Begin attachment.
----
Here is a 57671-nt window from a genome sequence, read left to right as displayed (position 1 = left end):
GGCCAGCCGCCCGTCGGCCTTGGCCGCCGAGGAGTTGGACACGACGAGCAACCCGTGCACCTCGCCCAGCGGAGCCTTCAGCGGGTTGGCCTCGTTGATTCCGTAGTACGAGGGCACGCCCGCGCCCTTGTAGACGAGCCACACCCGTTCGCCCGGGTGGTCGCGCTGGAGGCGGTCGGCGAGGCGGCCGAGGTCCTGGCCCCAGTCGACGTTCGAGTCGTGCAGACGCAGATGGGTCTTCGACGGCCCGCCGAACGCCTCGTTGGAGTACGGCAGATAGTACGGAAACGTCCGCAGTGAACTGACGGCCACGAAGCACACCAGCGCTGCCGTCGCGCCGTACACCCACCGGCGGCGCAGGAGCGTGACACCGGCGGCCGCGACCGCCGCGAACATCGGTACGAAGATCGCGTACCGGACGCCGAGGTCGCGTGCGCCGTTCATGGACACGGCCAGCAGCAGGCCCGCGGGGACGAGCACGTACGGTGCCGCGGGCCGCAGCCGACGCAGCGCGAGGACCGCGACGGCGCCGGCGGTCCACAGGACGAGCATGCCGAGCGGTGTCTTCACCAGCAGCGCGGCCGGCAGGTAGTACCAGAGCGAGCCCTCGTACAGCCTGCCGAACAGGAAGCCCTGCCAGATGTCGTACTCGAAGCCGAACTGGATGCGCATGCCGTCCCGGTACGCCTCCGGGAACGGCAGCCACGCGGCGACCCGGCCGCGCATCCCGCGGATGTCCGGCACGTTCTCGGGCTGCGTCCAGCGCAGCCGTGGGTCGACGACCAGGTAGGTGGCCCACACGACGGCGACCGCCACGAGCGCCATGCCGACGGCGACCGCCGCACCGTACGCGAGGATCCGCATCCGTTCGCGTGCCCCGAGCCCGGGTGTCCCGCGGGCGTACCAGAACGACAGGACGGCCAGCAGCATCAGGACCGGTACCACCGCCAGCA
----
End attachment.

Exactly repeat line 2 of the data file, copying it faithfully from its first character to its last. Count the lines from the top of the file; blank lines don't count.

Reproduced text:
GGCCAGCCGCCCGTCGGCCTTGGCCGCCGAGGAGTTGGACACGACGAGCAACCCGTGCACCTCGCCCAGCGGAGCCTTCAGCGGGTTGGCCTCGTTGATTCCGTAGTACGAGGGCACGCCCGCGCCCTTGTAGACGAGCCACACCCGTTCGCCCGGGTGGTCGCGCTGGAGGCGGTCGGCGAGGCGGCCGAGGTCCTGGCCCCAGTCGACGTTCGAGTCGTGCAGACGCAGATGGGTCTTCGACGGCCCGCCGAACGCCTCGTTGGAGTACGGCAGATAGTACGGAAACGTCCGCAGTGAACTGACGGCCACGAAGCACACCAGCGCTGCCGTCGCGCCGTACACCCACCGGCGGCGCAGGAGCGTGACACCGGCGGCCGCGACCGCCGCGAACATCGGTACGAAGATCGCGTACCGGACGCCGAGGTCGCGTGCGCCGTTCATGGACACGGCCAGCAGCAGGCCCGCGGGGACGAGCACGTACGGTGCCGCGGGCCGCAGCCGACGCAGCGCGAGGACCGCGACGGCGCCGGCGGTCCACAGGACGAGCATGCCGAGCGGTGTCTTCACCAGCAGCGCGGCCGGCAGGTAGTACCAGAGCGAGCCCTCGTACAGCCTGCCGAACAGGAAGCCCTGCCAGATGTCGTACTCGAAGCCGAACTGGATGCGCATGCCGTCCCGGTACGCCTCCGGGAACGGCAGCCACGCGGCGACCCGGCCGCGCATCCCGCGGATGTCCGGCACGTTCTCGGGCTGCGTCCAGCGCAGCCGTGGGTCGACGACCAGGTAGGTGGCCCACACGACGGCGACCGCCACGAGCGCCATGCCGACGGCGACCGCCGCACCGTACGCGAGGATCCGCATCCGTTCGCGTGCCCCGAGCCCGGGTGTCCCGCGGGCGTACCAGAACGACAGGACGGCCAGCAGCATCAGGACCGGTACCACCGCCAGCA